Since the start of the pandemic, clothing companies from the high-end to the low have seen their sales tumble due to store closures and shoppers reining in spending on non-essentials. But with countless gyms and offices shut, one category that’s offered the industry something of a bright spot is clothing you can wear to work out or lounge in at home.
Asos, which sells workout clothes from the in-house line it launched in 2018 as well as other major brands, said its activewear sales roughly doubled (pdf) in the four months through June 30 versus the same time last year. It also saw strong growth in sales of casual clothing and sneakers, helping its total sales to rise 10% over the period (pdf) despite the pandemic. Sales of evening dresses, formalwear, and day dresses all sank.
“If we could do one thing, I think we’ll have probably placed more [orders for] casual wear, more sportswear, more Face + Body,” Asos CEO Nick Beighton said on a call with investors and analysts yesterday. “We acted appropriately on occasion wear. We called that one right. But actually, the lockdown categories, we have the ability to sell far more.”
In May, US retail chain Kohl’s similarly called out activewear as one of its highlights for the quarter, with sales doubling. Smaller labels such as SETactive (paywall) and Ten Thousand have reported healthy sales too.
The picture isn’t entirely positive. In the US, where the great majority of consumer purchases still happen in stores, widespread store closures have dragged down activewear sales overall. Even powerhouse companies such as Nike and Lululemon have seen their total sales fall as a result of having to shutter many of their physical shops.
But online sales of activewear are proving resilient. In the UK, for example, the amount of activewear appearing online has grown 17% since the start of May compared to the same period last year, according to Edited, a retail technology firm that tracks fashion e-commerce. It found sellouts of new products had risen too. In the US, online new arrivals of activewear did drop 15%, per Edited’s data, but sellouts of new styles jumped more than 100%. “Despite less newness in this region, demand is exceeding supply,” said Edited market analyst Kayla Marci in an email.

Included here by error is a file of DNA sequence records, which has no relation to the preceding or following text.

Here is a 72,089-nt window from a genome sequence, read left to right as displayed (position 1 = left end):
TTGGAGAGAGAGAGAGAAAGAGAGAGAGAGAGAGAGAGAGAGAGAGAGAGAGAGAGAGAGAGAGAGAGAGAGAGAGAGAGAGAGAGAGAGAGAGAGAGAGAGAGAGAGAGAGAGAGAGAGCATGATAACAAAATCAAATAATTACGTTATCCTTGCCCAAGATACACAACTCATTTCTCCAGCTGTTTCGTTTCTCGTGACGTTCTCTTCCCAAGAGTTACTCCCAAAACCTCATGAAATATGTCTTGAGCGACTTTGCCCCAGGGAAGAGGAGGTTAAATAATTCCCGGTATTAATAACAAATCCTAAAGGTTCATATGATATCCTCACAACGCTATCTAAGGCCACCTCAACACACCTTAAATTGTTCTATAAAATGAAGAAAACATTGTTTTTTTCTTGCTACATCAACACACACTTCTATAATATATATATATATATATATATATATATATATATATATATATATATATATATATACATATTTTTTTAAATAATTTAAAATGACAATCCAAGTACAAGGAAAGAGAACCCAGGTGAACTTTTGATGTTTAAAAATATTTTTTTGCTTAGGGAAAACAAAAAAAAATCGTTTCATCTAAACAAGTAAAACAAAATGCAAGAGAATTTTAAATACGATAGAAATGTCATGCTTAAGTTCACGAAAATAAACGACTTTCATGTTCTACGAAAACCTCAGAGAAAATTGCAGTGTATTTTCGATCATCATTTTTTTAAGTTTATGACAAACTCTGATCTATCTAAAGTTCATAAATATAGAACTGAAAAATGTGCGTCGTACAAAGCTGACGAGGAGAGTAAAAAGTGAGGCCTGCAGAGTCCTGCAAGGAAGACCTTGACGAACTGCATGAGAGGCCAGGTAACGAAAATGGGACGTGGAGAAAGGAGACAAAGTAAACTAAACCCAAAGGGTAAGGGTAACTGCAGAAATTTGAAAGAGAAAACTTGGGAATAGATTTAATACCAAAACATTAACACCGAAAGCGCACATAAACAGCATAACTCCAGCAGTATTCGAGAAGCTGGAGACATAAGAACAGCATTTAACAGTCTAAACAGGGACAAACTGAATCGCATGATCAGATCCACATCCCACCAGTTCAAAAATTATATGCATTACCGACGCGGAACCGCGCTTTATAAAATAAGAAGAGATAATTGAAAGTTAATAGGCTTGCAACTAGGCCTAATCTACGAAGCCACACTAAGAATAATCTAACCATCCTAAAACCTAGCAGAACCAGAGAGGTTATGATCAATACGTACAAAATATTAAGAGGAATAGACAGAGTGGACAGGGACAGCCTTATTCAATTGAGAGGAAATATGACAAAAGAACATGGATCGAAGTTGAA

Marci said styles driving the sell outs in both markets included running shorts, leggings, sweatpants, and hoodies, suggesting shoppers were looking for products for workouts but also for being comfortable around the house. In the US she said another trend stood out: More online shoppers were buying performance sneakers, as opposed to the casual sort not really meant for workouts.
For the past few years Americans have been buying more lifestyle sneakers and fewer performance pairs, but with gyms closed, shoppers have had to rethink their fitness routines. Many appear to be running, or at least buying shoes for it. On June 29, research firm NPD Group reported that sales of performance running shoes have been growing and jumped 30% in the week ending June 20 compared to the previous year. It marked performance running’s highest weekly sales gain in 2020 so far.